PART OF THE The Second Spring ISSUE

‘The breadth of the appeal of Landseer’s work as an animal painter is hard to recapture.’

Many view Landseer’s The Monarch of the Glen as an iconic painting of, and from, Scotland. But the story of the painting is not without controversy, as Christopher Baker reveals in this illuminating introduction, which sketches the historical and contemporary context of this much-loved artwork.

Extract from The Monarch Of The Glen
By Christopher Baker

Published by National Galleries of Scotland

[Landseer’s] greatest enjoyment was to wander in the lonely glens, or climb to the steep mountain-top, in search of that nature, animate and inanimate, with which his heart was in accord, and there it was that he derived the inspiration which prompted the greater part of his noblest productions.

– Obituary from The Report of the Council of the Royal Scottish Academy of Painting, Sculpture, and Architecture, 1873

Sir Edwin Landseer, The Monarch of the Glen, c.1849–51. Oil on canvas, 163.8 x 168.9 cm. Scottish National Gallery Edinburgh.

Few British paintings of the nineteenth century are as instantly recognisable as The Monarch of the Glen. It has so often been reproduced that it has become part of our shared visual memory. This familiarity means that it’s hard to look at it afresh; that is, however, precisely what this book sets out to try and do, by placing the painting in the context of the career of the highly-accomplished artist who created it and considering some of the many different and contradictory interpretations it later inspired. These have ranged from it being seen as a splendid technical achievement and a romantic evocation of Scotland’s wildlife, to it being viewed as an archaic image and an irrelevant aristocratic trophy. Through endless reproduction it has also almost become a kitsch icon, in a way that would have been inconceivable to Landseer and his contemporaries.

Today Landseer is not a household name. However, he was one of Victorian Britain’s most successful and fêted artists. The breadth of the appeal of his work as an animal painter is hard to recapture – it transcended class distinctions and had a global reach. His paintings were deeply admired by Queen Victoria and could be found reproduced in prints displayed in modest homes across Britain and its empire around the world. The drama, sentimentality and often sophisticated exploration of the complex interaction between people and animals found in his works, struck a chord with millions. Through the twentieth century, however, many aspects of Victorian culture were dismissed as outmoded and an impediment to progress: this included paintings of the period, which languished in gallery storerooms. The Monarch of the Glen intriguingly survived this fundamental shift in taste, as it had taken on a new role, being employed as a highly successful marketing image; as such its fame probably extended even further, although the original circumstances of its commission were long forgotten. It now has a complex and fascinating status in an age when Victorian art has been reassessed by scholars and is widely admired once again, but the élite associations that Landseer’s Monarch conjures up are challenged as being at odds with some modern values and contemporary views of Scottish nineteenth-century history. […]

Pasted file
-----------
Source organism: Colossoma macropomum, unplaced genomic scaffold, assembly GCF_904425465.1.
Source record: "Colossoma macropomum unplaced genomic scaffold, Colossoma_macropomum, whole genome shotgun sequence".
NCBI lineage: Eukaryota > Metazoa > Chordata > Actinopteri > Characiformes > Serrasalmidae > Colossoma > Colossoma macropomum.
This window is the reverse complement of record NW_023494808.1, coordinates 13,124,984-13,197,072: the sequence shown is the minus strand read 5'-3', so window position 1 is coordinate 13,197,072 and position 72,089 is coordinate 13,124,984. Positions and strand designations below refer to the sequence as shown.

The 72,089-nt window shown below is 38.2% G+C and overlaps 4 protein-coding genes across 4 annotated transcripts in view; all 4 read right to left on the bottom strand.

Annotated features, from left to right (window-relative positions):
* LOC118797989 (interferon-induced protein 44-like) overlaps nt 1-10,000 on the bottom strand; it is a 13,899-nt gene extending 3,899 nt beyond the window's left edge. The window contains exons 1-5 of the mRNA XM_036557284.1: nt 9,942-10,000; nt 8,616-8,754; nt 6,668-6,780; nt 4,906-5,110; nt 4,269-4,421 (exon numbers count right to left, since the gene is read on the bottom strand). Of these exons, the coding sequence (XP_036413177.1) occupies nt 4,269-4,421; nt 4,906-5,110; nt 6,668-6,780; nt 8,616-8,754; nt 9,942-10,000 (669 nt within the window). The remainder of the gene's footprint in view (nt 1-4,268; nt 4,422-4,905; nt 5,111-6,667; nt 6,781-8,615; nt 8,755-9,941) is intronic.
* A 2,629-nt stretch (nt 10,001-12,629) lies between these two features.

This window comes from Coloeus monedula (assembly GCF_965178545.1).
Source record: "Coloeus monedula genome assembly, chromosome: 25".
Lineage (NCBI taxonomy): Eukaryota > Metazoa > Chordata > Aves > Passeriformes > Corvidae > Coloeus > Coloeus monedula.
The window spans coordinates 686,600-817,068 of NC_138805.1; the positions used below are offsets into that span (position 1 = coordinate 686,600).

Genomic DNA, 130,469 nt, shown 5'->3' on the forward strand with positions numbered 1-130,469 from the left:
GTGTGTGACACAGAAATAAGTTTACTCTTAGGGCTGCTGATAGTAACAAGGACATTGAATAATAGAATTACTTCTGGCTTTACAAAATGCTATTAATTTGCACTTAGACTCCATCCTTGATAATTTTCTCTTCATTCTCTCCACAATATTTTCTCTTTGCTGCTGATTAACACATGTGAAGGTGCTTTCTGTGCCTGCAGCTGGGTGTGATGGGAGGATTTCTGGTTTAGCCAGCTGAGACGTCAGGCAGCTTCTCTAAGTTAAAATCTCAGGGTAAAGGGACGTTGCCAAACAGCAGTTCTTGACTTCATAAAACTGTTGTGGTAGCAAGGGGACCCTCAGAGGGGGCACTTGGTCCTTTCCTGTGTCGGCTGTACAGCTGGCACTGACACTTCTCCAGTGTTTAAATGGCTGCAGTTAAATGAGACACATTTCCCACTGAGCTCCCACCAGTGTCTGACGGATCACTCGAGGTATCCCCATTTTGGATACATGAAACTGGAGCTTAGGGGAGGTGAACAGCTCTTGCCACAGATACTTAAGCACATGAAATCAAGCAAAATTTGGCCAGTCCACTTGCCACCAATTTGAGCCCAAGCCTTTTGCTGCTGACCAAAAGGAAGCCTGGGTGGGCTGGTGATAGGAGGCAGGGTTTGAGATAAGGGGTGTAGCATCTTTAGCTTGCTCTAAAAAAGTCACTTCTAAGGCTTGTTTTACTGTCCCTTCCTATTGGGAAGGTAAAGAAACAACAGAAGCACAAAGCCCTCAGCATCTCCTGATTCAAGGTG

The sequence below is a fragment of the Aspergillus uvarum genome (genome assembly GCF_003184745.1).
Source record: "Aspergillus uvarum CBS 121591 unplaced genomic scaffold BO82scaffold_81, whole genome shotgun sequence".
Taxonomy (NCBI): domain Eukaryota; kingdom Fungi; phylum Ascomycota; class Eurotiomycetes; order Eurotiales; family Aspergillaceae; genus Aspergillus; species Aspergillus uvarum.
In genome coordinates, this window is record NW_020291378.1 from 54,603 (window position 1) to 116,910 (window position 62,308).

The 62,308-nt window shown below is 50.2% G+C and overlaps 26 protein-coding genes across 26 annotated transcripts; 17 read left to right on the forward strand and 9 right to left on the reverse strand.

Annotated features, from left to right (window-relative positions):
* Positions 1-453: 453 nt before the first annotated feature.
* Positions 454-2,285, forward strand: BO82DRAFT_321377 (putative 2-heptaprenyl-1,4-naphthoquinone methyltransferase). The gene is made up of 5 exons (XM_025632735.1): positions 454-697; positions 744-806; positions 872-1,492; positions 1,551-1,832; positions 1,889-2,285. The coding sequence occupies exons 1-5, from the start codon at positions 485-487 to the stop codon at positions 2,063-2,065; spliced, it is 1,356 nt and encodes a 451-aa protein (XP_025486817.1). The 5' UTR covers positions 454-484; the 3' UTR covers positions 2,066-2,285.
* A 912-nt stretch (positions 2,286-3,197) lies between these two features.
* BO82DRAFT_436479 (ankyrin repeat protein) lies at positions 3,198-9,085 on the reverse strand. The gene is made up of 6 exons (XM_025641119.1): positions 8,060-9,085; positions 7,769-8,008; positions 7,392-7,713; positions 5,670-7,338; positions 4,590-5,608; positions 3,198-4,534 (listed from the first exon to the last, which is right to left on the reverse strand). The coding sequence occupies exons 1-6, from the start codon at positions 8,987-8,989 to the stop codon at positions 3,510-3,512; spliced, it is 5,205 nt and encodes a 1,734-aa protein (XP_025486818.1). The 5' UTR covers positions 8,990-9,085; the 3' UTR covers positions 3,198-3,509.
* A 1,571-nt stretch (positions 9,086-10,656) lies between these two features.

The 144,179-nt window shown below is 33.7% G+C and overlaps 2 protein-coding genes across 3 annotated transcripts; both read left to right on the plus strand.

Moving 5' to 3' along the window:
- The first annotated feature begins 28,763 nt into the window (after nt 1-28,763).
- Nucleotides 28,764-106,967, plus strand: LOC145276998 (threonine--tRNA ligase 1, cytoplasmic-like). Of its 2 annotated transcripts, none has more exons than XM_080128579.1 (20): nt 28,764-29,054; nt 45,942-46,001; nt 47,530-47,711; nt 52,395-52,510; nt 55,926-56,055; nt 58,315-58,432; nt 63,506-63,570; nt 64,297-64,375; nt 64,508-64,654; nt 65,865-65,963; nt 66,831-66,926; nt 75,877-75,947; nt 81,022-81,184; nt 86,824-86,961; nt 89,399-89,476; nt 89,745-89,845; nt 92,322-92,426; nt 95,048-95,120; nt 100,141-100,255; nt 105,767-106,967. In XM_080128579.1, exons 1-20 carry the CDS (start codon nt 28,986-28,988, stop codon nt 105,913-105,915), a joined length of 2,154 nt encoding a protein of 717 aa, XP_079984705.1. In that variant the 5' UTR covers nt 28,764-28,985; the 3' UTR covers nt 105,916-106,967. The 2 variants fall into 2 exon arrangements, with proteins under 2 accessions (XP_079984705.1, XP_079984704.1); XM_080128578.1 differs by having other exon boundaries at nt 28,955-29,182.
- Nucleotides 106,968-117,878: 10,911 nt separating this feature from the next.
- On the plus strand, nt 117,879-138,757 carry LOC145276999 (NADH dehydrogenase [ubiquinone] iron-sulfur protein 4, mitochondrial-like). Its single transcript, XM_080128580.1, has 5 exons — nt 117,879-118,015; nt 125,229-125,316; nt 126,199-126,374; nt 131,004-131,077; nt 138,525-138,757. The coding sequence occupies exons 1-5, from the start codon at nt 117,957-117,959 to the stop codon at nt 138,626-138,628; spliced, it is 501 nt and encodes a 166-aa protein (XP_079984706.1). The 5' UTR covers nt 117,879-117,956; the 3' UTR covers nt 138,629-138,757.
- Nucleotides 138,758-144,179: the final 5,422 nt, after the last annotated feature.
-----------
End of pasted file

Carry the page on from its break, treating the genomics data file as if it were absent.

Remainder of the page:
In March 2017, 166 years after it was painted, Landseer’s Monarch of the Glen finally became a public possession, when it was acquired by the National Galleries of Scotland.

It seems especially appropriate that it now has this status, as for much of its life the picture has played a role in British and Scottish popular culture, being so often reproduced and ‘owned’ at least by proxy by so many people, whether through engravings or in connection with whisky bottles.

The painting now poses a key question: is it still fitting to promote a work by an English artist who conformed with aristocratic taste, which is clearly cloaked in a romantic view of Scottish culture, as relevant in the twenty-first century? This is an especially compelling issue at a time when Scotland is defining a strong role for itself as a distinctive, modern, democratic and technological nation. Some will undoubtedly conclude that the painting is an anachronism. Others will want, however, to continue to celebrate the picture because of Landseer’s remarkable artistry and the way in which it symbolises the natural wonders of the country. What is certain is that his work has retained a powerful quality of recognition and been able to take on a wide range of different roles and interpretations, often simultaneously. It will now be seen by more people than ever before and new debates and artistic responses will undoubtedly develop around it. These may well focus on another fascinating issue: whether the painting fits into the narrative of Scottish art? In answer to this, perhaps it is helpful to view The Monarch of the Glen as an important example of Scotland’s art – a more inclusive description which accommodates the work of painters from across Europe and beyond who have contributed to the rich imagery that has come to be associated with the nation.

The Monarch Of The Glen by Christopher Baker is out now published by National Galleries of Scotland priced £9.99. The spreads featured above are all from this book.

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